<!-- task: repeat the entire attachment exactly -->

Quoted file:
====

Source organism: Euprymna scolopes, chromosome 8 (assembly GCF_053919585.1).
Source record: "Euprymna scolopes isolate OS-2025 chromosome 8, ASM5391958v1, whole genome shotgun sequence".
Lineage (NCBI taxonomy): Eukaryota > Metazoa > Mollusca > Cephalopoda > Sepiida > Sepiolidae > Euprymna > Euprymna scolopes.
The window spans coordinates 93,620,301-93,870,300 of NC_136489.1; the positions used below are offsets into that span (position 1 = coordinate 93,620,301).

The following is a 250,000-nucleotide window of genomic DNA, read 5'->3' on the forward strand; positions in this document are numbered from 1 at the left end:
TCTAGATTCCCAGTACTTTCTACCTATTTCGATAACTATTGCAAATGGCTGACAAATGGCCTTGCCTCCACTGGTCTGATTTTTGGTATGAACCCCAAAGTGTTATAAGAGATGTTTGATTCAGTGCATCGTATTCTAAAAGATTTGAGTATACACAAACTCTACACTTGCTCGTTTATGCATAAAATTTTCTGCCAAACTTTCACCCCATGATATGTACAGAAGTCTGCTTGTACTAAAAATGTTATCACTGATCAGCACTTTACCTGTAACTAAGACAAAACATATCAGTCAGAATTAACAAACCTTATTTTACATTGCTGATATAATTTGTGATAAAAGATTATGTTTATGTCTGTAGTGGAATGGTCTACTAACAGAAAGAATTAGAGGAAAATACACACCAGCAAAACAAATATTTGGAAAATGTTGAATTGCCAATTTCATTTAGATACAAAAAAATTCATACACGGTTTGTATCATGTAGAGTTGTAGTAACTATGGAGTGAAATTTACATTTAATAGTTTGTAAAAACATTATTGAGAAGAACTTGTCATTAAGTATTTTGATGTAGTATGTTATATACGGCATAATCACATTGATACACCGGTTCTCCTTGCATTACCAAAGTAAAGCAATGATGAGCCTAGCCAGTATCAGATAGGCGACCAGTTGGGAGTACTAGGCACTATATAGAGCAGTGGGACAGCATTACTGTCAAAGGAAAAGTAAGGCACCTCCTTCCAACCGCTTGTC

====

Source organism: Euprymna scolopes, chromosome 8 (assembly GCF_053919585.1).
Source record: "Euprymna scolopes isolate OS-2025 chromosome 8, ASM5391958v1, whole genome shotgun sequence".
Lineage (NCBI taxonomy): Eukaryota > Metazoa > Mollusca > Cephalopoda > Sepiida > Sepiolidae > Euprymna > Euprymna scolopes.
The window spans coordinates 93,620,301-93,870,300 of NC_136489.1; the positions used below are offsets into that span (position 1 = coordinate 93,620,301).

The following is a 250,000-nucleotide window of genomic DNA, read 5'->3' on the forward strand; positions in this document are numbered from 1 at the left end:
TCTAGATTCCCAGTACTTTCTACCTATTTCGATAACTATTGCAAATGGCTGACAAATGGCCTTGCCTCCACTGGTCTGATTTTTGGTATGAACCCCAAAGTGTTATAAGAGATGTTTGATTCAGTGCATCGTATTCTAAAAGATTTGAGTATACACAAACTCTACACTTGCTCGTTTATGCATAAAATTTTCTGCCAAACTTTCACCCCATGATATGTACAGAAGTCTGCTTGTACTAAAAATGTTATCACTGATCAGCACTTTACCTGTAACTAAGACAAAACATATCAGTCAGAATTAACAAACCTTATTTTACATTGCTGATATAATTTGTGATAAAAGATTATGTTTATGTCTGTAGTGGAATGGTCTACTAACAGAAAGAATTAGAGGAAAATACACACCAGCAAAACAAATATTTGGAAAATGTTGAATTGCCAATTTCATTTAGATACAAAAAAATTCATACACGGTTTGTATCATGTAGAGTTGTAGTAACTATGGAGTGAAATTTACATTTAATAGTTTGTAAAAACATTATTGAGAAGAACTTGTCATTAAGTATTTTGATGTAGTATGTTATATACGGCATAATCACATTGATACACCGGTTCTCCTTGCATTACCAAAGTAAAGCAATGATGAGCCTAGCCAGTATCAGATAGGCGACCAGTTGGGAGTACTAGGCACTATATAGAGCAGTGGGACAGCATTACTGTCAAAGGAAAAGTAAGGCACCTCCTTCCAACCGCTTGTC